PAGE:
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I have made a program in c and wanted to see, how much memory it uses and noticed, that the memory usage grows while normally using it (at launch time it uses about 250k and now it's at 1.5mb). afaik, I freed all the unused memory and after some time hours, the app uses less memory. Could it be possible, that the freed memory just goes from the 'active' memory to the 'wired' or something, so it's released when free space is needed? btw. my machine runs on mac os x, if this is important.

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up vote 7 down vote accepted

If you're looking at the memory usage from the OS, you are likely to see this behavior. Freed memory is not automatically returned to the OS, but normally stays with the process, and can be malloced later. What you see is usually the high-water mark of memory use.

As Konrad Rudolph suggested, use something that examines the memory from inside the process to look for memory links.

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How do you determine the memory usage? Have you tried using valgrind to locate potential memory leaks? It's really easy. Just start your application with valgrind, run it, and look at the well-structured output.

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eeehm .. i just started activity and watched how much memory it uses. – Nino Jan 15 '09 at 18:40
The reason I asked is that and similar applications don't show the real memory usage reliably. Zan has pointed out one of the reasons for that. – Konrad Rudolph Jan 16 '09 at 0:26
Valgrind is an awesome tool +1. – Aaron Maenpaa May 26 '09 at 18:02

The C library does not usually return "small" allocations to the OS. Instead it keeps the memory around for the next time you use malloc.

However, many C libraries will release large blocks, so you could try doing a malloc of several megabytes and then freeing it.

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On OSX you should be able to use if you have installed the Developer Tools from OSX (as you might have trouble finding a port of valgrind for OSX).


share|improve this answer doesn't seem to allow network connections, and as my application handles network requests, it's difficult to see how much memory it allocates after a request – Nino Jan 15 '09 at 18:53

I agree with what everyone has already said, but I do want to add just a few clarifying remarks specific to os x:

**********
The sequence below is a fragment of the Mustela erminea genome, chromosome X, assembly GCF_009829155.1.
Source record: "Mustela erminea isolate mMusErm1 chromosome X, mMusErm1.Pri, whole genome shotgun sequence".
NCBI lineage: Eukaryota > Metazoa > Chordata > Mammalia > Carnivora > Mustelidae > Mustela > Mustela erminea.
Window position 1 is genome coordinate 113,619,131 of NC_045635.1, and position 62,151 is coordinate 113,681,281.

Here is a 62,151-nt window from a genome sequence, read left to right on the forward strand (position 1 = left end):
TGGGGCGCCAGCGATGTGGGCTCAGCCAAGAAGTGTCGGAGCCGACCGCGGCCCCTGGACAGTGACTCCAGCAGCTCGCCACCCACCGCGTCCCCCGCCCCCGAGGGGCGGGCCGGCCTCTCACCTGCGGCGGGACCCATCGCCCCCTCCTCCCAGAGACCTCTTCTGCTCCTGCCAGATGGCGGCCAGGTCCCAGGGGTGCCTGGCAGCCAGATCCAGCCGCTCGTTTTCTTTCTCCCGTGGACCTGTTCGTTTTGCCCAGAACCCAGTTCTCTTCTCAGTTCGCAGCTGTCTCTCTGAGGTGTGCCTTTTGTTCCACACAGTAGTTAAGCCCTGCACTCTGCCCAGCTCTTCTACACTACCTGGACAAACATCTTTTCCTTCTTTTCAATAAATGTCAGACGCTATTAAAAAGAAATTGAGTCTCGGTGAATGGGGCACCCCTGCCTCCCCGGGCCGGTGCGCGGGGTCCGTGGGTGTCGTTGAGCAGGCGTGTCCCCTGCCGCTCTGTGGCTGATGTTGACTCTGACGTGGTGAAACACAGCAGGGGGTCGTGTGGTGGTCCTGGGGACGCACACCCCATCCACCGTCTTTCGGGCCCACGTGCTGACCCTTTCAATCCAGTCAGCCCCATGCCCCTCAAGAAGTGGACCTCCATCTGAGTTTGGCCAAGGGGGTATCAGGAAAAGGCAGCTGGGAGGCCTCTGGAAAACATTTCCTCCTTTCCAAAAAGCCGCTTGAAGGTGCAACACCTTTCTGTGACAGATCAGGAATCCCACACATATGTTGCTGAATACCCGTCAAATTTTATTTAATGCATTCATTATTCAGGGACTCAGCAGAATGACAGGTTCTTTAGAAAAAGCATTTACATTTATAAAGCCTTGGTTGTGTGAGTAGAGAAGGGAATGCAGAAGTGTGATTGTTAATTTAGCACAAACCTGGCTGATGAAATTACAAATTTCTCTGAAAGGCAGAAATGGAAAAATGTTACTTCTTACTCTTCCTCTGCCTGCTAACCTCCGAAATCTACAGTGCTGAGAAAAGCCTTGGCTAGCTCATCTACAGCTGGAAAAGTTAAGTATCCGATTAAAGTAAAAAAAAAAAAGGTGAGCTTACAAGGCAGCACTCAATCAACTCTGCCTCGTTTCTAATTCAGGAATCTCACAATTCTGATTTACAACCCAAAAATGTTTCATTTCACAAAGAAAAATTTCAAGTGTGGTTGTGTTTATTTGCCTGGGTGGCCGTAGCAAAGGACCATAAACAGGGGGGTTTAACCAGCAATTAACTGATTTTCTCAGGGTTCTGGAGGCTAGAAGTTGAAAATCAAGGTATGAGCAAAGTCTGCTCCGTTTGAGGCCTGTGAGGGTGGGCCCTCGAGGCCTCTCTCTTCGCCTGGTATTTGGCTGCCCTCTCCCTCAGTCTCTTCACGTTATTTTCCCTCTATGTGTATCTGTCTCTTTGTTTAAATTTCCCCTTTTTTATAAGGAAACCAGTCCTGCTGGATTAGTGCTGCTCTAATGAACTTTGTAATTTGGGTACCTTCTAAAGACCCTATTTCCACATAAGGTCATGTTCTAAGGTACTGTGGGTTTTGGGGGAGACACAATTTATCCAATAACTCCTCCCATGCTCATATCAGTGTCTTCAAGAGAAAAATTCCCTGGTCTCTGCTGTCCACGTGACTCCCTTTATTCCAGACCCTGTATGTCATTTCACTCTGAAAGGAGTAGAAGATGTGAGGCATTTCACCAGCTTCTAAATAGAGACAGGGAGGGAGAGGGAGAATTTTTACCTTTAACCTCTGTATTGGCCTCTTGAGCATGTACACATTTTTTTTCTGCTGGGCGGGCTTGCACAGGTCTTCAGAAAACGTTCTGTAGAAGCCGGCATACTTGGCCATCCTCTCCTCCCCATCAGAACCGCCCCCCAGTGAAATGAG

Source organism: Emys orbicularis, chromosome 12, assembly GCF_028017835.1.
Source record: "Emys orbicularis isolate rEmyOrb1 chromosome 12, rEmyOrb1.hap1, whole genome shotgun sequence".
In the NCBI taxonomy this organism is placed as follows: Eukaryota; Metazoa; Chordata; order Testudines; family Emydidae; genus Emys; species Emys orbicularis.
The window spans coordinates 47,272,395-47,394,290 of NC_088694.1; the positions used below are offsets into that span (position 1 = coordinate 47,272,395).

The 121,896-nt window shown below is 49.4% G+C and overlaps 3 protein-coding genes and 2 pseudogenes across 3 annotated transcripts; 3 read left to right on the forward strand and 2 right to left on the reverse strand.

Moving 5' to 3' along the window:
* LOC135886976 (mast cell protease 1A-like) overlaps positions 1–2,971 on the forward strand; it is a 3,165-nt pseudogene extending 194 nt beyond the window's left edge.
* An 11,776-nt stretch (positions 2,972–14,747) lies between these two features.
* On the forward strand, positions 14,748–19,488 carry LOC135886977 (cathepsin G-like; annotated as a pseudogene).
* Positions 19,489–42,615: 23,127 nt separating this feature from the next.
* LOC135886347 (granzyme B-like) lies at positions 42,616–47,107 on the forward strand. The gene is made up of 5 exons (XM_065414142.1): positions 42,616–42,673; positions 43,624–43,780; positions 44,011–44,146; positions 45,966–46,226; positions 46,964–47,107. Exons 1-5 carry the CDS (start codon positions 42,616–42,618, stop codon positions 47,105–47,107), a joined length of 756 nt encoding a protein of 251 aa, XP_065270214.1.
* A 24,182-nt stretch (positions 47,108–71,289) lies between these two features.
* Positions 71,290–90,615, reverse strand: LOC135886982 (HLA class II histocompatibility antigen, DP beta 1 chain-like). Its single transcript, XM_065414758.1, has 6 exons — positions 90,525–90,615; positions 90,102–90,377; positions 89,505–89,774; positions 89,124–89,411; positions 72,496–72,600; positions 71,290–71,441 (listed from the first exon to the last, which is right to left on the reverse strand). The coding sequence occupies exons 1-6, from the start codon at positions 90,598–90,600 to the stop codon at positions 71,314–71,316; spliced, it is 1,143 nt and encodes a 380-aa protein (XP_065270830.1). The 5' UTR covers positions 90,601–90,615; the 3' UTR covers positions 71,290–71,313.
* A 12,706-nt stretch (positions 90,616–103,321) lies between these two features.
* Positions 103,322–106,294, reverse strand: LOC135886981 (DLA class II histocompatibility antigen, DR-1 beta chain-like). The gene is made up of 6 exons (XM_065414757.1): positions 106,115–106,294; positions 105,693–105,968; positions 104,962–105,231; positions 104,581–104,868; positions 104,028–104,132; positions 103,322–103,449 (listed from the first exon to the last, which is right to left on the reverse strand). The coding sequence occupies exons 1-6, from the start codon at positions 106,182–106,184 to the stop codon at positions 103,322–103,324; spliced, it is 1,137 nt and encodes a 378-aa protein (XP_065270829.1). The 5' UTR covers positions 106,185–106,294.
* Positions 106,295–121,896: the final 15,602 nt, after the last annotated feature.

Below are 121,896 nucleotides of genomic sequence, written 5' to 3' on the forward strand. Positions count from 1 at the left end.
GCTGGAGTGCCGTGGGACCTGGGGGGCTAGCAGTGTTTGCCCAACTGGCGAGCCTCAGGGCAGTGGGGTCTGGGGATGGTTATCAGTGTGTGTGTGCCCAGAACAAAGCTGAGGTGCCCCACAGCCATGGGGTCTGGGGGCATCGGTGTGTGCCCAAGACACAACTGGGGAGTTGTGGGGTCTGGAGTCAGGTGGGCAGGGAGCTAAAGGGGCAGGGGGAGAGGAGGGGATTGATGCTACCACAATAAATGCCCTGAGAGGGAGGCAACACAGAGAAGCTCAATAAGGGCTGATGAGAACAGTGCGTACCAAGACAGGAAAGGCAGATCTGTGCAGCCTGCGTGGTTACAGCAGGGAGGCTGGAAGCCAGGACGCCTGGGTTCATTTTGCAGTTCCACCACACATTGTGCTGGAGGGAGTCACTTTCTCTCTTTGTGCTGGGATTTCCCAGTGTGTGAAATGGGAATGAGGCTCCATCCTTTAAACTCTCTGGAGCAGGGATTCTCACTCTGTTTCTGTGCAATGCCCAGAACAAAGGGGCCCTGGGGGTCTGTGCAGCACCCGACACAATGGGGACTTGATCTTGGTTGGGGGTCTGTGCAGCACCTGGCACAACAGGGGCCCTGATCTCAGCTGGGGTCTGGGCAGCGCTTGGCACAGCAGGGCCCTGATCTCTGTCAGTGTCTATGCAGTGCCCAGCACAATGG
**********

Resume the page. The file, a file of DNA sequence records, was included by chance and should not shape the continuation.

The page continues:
First, the operating system actually allocates memory using vm_allocate which allocates entire pages at a time. Because there is a cost associated with this, like others have stated, the C library does not just deallocate the page when you return memory via free(3). Specifically, if there are other allocations within the memory page, it will not be released. Currently memory pages are 4096 bytes in mac os x. The number of bytes in a page can be determined programatically with sysctl(2) or, more easily, with getpagesize(2). You can use this information to optimize your memory usage.

Secondly, user-space applications do not wire memory. Generally the kernel wires memory for critical data structures. Wired memory is basically memory that can never be swapped out and will never generate a page fault. If, for some reason, a page fault is generated in a wired memory page, the kernel will panic and your computer will crash. If your application is increasing your computer's wired memory by a noticeable amount, it is a very bad sign. It generally means that your application is doing something that significantly grows kernel data structures, like allocating and not reaping hundreds of threads of child processes. (of course, this is a general statement... in some cases, this growth is expected, like when developing a virtual host or something like that).

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In addition to what the others have already written:

malloc() allocates bigger chunks from the OS and spits it out in smaller pieces as you malloc() it. When free()ing, the piece first goes into a free-list, for quick reuse by another malloc if the size fits. It may at this time be merged with another free item, to form bigger free blocks, to avoid fragmentation (a whole bunch of different algorithms exist there, from freeLists to binary-sized-fragments to hashing and what not else). When freed pieces arrive so that multiple fragments can be joined, free() usually does this, but sometimes, fragments remain, depending on size and orderof malloc() and free(). Also, only when a big such free block has been created will it be (sometimes) returned to the OS as a block. But usually, malloc() keeps things in its pocket, dependig on the allocated/free ratio (many heuristics and sometimes compile or flag options are often available).

Notice, that there is not ONE malloc/free algotrithm. There is a whole bunch of different implementations (and literature). Highly system, OS and library dependent.

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